Pride

Pride

It is one of the seven deadly sins, if you believe in that, and something I swore I would never be guilty of in my relationship with my son.  Pride is also only a short distance from disappointment and you can so easily end up there when situations don’t quite meet expectations.

I remember my mum and dad’s whispered conversations from my teenage years about whether I was doing better at school than my brother and how they would like me to make them proud.  Later in life I recall conversations with friends, who had children way before I did, about how well their kids are doing in school, or what a great job they have now, and I admit I thought it very superficial.

I guess their attitude is to do with that whole ‘he is a chip off the old block’ mentality – that your offspring’s successes are in some way a confirmation of how amazing you are yourself.  And I hate that.  I believe we all stand or fall on our own merits, not by association.

However, as a recent father (my boy is just 18 months old), my attitude has altered a little.  Now, I am always happy to talk about my son’s first steps, or his first teeth, or how he knows his animals, vehicles and numbers up to ten.  And there is a part of me that is swollen with pride and the twisted logic that he is amazing because I made him that way… no!  He is an individual and I am constantly supportive and attentive, and maybe this has had an impact, and maybe genetically he has something of me swimming around in his DNA, but he will decide how he wants to do things throughout his life, for good or not.  I can’t take credit for everything he does that is wonderful, can I?  If so, I must equally take responsibility for all the terrible things he does too – that is only fair.

I guess I must fight this daily battle, between my emotional side that is riddled with pride, and my rational side that appreciates that I can only ever be my son’s guide through life – ultimately he will grow, as I did, in spite of the guidance of my nearest and dearest.

I have tried to have as few expectations about my son’s future direction as I can, not wishing to load onto him my own emotional baggage concerning my own ambitions and failures.  I have to stop telling myself how happy I would be if he was musical, or artistic, or whether he likes Bowie, or Star Wars, or Liverpool FC, or motorbikes.  I suppose that stems from a desire to have something in common to share with him later in life, rather than my way of judging if he is a good son or not.  And I can’t help feeling the ugly presence of pride in me, knowing that if a day comes when we can play guitars together and he is the Mick Ronson to my Bowie, my heart will explode with pride.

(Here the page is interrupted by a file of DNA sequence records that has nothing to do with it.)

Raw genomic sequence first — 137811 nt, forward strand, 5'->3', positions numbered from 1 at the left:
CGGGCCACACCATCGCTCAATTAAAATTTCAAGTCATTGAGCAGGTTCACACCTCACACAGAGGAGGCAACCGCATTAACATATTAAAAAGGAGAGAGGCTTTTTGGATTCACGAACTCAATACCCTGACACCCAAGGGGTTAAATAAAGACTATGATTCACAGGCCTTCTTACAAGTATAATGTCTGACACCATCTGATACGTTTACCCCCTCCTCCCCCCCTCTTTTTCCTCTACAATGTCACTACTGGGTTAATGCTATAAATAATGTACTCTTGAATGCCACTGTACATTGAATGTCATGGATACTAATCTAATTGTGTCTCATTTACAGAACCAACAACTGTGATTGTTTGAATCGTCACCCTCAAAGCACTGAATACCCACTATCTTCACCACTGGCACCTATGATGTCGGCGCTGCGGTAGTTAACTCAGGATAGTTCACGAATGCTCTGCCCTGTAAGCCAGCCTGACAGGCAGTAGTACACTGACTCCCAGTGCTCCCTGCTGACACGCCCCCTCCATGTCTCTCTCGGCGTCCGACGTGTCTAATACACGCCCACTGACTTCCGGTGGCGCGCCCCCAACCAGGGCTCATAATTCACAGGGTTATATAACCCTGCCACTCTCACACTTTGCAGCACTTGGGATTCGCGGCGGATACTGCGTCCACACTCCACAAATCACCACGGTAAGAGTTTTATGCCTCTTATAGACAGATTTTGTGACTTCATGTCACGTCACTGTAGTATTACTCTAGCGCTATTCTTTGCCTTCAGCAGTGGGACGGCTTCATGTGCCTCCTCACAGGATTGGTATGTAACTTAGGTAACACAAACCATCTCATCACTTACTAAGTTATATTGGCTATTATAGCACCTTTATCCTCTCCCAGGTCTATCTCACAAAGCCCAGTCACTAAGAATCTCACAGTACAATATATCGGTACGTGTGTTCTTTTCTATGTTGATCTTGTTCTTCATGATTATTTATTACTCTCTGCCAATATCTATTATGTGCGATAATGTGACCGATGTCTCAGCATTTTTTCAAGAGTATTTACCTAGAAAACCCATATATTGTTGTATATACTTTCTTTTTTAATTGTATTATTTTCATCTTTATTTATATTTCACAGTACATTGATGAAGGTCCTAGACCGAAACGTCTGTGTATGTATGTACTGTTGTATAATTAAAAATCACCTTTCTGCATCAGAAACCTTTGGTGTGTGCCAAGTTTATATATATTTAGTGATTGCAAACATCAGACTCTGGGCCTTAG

I will endeavour not to be too disappointed if his musical taste differs from mine, or if he prefers soap operas to movies, but I will consider disowning him should he ever support Man Utd!

I suppose at the very least I would like my son to not have all the faults I have, as if he is the new, improved version – now more dynamic, more focused and better than me, the earlier model.

Regardless of all my deluded fancies, I do think that I should be allowed to be proud of the small but important things in life – when people say how happy and content my son is, I class that as a personal victory and something I am most proud of, without any trace of shame.

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Football and babies

YNWLWhilst watching my team play in the FA Cup on the TV last weekend I realised I need to curb my enthusiasm in the presence of my baby son. My beloved LFC were playing a club from a much lower league and I had imagined the win was guaranteed. There was as always I slight doubt in my mind as Liverpool seem to raise their game for teams better than them and don’t try hard enough for teams worse than them. And so it was. Oldham bullied them through the most part and sliced through the shaky defence when needed. The seed was planted as they scored first while we hardly had a single chance. I thought their goal would stir my team into action and this seemed to work when our lucky number 7 equalised.

In standard football fan tradition, I shout out as their net bulges and picturing a reversal of fortunes for us, stand up waving my fists at the TV screen and our opponents. The sudden unexpected change in position and volume disturbs Theo, who up to this point was happily playing on his mat right in front of me. Within seconds his bottom lip begins to tremble, his face reddens and then he lets out an ear-shreading cry.

I bend down to pick him up, apologising and trying to settle him with soothing words: “Silly dad, shouting like an idiot, scaring his poor Boo. Oh sorry my love” etc etc. He cries for a few more moments and takes a little longer to completely calm down. A few more cuddles and then 10 minutes in his bouncer brings the smile back to his face.

Lesson learned.

As it goes, the rest of the game has no further excitement anyway and we later trail 3-1 before finishing 3-2 after we score from a deflected shot. A deserved win for Oldham and another day wiser for dad.